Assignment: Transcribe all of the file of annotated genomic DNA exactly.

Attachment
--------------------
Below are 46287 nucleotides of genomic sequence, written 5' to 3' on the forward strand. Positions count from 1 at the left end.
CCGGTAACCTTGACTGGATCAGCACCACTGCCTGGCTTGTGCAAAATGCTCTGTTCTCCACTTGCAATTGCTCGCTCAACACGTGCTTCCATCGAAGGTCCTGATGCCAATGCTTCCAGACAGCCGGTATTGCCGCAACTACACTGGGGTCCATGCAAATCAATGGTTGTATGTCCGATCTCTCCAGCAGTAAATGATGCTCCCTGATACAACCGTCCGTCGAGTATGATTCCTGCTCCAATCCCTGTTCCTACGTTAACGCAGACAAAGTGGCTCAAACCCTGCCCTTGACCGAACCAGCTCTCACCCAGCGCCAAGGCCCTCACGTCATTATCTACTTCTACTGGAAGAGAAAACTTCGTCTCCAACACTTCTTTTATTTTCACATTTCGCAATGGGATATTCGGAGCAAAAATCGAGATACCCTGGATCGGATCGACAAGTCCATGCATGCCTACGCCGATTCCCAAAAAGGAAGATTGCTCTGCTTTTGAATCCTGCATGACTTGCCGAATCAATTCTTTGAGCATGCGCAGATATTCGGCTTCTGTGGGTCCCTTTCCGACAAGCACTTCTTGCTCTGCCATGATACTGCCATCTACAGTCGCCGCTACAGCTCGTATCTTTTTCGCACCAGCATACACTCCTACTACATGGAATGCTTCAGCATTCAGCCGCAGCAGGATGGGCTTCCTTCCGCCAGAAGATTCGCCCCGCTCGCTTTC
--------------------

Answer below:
Below are 46287 nucleotides of genomic sequence, written 5' to 3' on the forward strand. Positions count from 1 at the left end.
CCGGTAACCTTGACTGGATCAGCACCACTGCCTGGCTTGTGCAAAATGCTCTGTTCTCCACTTGCAATTGCTCGCTCAACACGTGCTTCCATCGAAGGTCCTGATGCCAATGCTTCCAGACAGCCGGTATTGCCGCAACTACACTGGGGTCCATGCAAATCAATGGTTGTATGTCCGATCTCTCCAGCAGTAAATGATGCTCCCTGATACAACCGTCCGTCGAGTATGATTCCTGCTCCAATCCCTGTTCCTACGTTAACGCAGACAAAGTGGCTCAAACCCTGCCCTTGACCGAACCAGCTCTCACCCAGCGCCAAGGCCCTCACGTCATTATCTACTTCTACTGGAAGAGAAAACTTCGTCTCCAACACTTCTTTTATTTTCACATTTCGCAATGGGATATTCGGAGCAAAAATCGAGATACCCTGGATCGGATCGACAAGTCCATGCATGCCTACGCCGATTCCCAAAAAGGAAGATTGCTCTGCTTTTGAATCCTGCATGACTTGCCGAATCAATTCTTTGAGCATGCGCAGATATTCGGCTTCTGTGGGTCCCTTTCCGACAAGCACTTCTTGCTCTGCCATGATACTGCCATCTACAGTCGCCGCTACAGCTCGTATCTTTTTCGCACCAGCATACACTCCTACTACATGGAATGCTTCAGCATTCAGCCGCAGCAGGATGGGCTTCCTTCCGCCAGAAGATTCGCCCCGCTCGCTTTC